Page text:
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Alma Prof Writes Book, Article On Struggles Toward A-Bomb

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(credit: istock) Technology Report
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Technology based in nuclear physics rather than in warfare was one of the primary challenges the World War II-era developers of the atomic bomb faced while working with hundreds of tons of uranium ore.

That’s the word from Cameron Reed, Charles A. Dana professor of physics at Alma College, in his book released last October, “The Physics of the Manhattan Project.”

“When uranium comes out of the ground, it consists of two isotopes, one of which is much less common, and that’s the one needed for making an atomic bomb,” Reed said. “Because no ordinary chemical separation technique will work, isolating it is a very difficult process that requires a huge effort.”

As a solution, developers working on the Manhattan Project in the 1940s needed some way to create a strong magnetic field. Reed said wrapping a wire around a coil and passing a current through it is one way to do this.

The most common material used for such extensive wiring is copper, but because it was such a high-priority item during World War II, he says developers had to get creative.

In the January-February issue of “American Scientist,” Reed writes how the U.S. War Department secretly borrowed 14,000 tons of government silver from the U.S. Treasury Department’s vault in its drive to make the world’s first atomic bomb.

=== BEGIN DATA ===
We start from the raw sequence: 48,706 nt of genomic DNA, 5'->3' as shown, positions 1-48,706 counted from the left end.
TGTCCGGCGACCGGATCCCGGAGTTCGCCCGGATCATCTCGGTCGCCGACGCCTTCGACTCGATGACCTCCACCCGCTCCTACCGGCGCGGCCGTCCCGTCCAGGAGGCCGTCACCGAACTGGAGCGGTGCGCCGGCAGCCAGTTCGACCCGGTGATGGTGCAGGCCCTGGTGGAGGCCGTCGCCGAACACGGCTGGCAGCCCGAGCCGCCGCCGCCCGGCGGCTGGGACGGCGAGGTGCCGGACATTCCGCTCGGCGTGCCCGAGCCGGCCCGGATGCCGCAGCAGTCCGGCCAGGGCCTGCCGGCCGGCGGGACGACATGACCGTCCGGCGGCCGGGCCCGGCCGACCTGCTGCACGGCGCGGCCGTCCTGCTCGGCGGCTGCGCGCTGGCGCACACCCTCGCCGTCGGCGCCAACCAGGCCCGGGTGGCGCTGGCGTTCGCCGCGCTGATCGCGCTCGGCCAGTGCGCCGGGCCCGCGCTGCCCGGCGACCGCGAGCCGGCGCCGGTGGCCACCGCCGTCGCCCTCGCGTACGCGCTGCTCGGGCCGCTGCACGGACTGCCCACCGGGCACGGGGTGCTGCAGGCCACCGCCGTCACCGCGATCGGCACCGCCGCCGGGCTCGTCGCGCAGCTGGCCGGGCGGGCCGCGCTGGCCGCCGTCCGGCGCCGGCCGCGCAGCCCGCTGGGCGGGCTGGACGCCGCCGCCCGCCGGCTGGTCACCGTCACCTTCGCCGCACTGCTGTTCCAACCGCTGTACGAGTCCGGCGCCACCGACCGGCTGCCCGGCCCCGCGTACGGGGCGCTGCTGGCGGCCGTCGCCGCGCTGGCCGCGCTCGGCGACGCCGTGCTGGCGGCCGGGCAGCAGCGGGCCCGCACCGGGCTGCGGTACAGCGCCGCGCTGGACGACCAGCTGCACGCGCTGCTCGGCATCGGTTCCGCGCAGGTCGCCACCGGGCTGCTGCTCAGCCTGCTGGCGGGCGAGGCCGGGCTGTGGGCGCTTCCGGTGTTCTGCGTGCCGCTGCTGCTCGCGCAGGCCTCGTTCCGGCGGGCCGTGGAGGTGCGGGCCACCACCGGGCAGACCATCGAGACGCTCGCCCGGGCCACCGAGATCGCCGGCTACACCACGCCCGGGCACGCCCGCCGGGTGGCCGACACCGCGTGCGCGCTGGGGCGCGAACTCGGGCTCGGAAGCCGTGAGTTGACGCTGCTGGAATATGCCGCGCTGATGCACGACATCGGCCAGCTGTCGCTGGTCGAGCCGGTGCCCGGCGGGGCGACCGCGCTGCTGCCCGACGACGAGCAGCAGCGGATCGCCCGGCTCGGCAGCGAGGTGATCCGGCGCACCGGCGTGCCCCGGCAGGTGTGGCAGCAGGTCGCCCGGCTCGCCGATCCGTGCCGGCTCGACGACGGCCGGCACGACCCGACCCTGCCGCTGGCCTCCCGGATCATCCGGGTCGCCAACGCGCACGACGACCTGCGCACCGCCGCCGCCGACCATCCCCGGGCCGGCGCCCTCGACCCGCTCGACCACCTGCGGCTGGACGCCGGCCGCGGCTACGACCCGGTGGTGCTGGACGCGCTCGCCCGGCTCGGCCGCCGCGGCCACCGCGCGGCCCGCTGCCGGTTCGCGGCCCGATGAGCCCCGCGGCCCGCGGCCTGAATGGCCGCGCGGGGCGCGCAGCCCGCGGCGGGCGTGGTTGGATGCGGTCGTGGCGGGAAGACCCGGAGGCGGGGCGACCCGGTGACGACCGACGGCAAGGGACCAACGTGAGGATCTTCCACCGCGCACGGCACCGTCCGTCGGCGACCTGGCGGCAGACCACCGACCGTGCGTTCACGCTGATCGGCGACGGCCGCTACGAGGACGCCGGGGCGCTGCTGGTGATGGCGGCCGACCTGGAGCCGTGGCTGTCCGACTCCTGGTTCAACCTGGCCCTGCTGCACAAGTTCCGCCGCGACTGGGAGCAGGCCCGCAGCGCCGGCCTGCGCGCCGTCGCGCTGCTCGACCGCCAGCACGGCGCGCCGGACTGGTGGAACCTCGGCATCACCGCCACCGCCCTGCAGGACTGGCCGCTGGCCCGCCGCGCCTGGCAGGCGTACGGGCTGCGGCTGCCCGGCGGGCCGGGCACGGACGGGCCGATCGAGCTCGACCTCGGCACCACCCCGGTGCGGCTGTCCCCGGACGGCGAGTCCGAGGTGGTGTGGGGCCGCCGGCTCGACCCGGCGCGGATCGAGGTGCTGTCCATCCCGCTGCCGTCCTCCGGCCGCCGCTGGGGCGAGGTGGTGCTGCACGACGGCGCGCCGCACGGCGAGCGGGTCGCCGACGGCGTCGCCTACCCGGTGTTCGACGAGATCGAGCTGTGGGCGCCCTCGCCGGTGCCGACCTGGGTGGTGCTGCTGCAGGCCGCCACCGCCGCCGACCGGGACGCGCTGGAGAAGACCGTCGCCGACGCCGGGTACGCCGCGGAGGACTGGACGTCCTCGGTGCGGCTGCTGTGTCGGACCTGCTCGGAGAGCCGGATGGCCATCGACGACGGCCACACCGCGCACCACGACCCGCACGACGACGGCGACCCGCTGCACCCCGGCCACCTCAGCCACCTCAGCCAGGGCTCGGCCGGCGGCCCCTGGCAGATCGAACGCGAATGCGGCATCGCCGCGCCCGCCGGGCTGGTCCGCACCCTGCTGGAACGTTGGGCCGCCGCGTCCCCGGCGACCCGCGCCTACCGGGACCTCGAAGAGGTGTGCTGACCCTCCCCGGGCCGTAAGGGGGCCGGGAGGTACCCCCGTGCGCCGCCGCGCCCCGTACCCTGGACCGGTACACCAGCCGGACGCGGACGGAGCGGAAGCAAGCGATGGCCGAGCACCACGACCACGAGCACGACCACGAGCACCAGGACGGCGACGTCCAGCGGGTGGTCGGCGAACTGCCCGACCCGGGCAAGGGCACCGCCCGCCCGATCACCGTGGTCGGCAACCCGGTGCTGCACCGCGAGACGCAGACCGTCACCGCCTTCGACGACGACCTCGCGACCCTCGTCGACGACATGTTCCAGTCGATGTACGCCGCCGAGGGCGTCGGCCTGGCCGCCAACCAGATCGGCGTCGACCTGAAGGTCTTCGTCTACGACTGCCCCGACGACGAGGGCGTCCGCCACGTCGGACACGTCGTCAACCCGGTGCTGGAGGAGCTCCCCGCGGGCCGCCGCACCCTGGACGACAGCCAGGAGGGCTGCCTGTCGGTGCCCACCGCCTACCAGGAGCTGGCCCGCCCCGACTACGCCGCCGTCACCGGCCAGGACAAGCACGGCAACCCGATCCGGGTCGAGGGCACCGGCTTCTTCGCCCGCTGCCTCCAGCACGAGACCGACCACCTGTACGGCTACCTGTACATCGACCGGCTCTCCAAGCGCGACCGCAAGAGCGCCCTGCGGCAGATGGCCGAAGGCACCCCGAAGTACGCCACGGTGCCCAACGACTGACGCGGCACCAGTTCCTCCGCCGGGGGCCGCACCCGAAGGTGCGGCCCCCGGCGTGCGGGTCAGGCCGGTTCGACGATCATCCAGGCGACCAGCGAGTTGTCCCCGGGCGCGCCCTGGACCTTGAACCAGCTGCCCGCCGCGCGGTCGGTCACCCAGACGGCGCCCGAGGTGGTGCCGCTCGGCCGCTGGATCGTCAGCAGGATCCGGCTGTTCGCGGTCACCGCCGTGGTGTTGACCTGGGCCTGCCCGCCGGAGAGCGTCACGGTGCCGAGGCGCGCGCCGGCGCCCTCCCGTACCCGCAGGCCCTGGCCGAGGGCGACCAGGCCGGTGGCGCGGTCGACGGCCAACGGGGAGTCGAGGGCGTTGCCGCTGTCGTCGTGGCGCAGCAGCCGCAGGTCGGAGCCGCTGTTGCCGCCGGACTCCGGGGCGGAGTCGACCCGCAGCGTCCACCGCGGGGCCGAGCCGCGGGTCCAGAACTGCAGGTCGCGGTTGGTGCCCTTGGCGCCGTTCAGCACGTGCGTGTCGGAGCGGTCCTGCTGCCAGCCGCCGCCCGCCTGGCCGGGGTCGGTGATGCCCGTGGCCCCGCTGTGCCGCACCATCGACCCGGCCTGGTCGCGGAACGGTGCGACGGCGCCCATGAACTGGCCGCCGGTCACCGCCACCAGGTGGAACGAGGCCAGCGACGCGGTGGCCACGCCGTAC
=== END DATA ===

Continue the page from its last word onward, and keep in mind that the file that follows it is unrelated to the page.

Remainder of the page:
“Copper was too expensive to use,” he says. “They also didn’t want to draw attention to the project, so these tons were tracked down to the ounce. Developers were scrupulous in making sure all the silver was accounted for, and as a result, they ended up recovering more than they used.”

Though he began researching the Manhattan Project about 15 years ago, Reed says the more he learns, the more he realizes there’s a lot left to learn.

He continues to study “the thousands and thousands of feet of linear documents” related to the project, hoping to come across interesting and forgotten aspects of the project.

“It’s fascinating to read the documents because you get a sense of how much they were struggling,” says Reed. “At times, it looked hopeless, but they preserved. Without the raw materials, developers couldn’t have completed the project, though, and I think that’s something most people are not aware of, because it has faded into history.”

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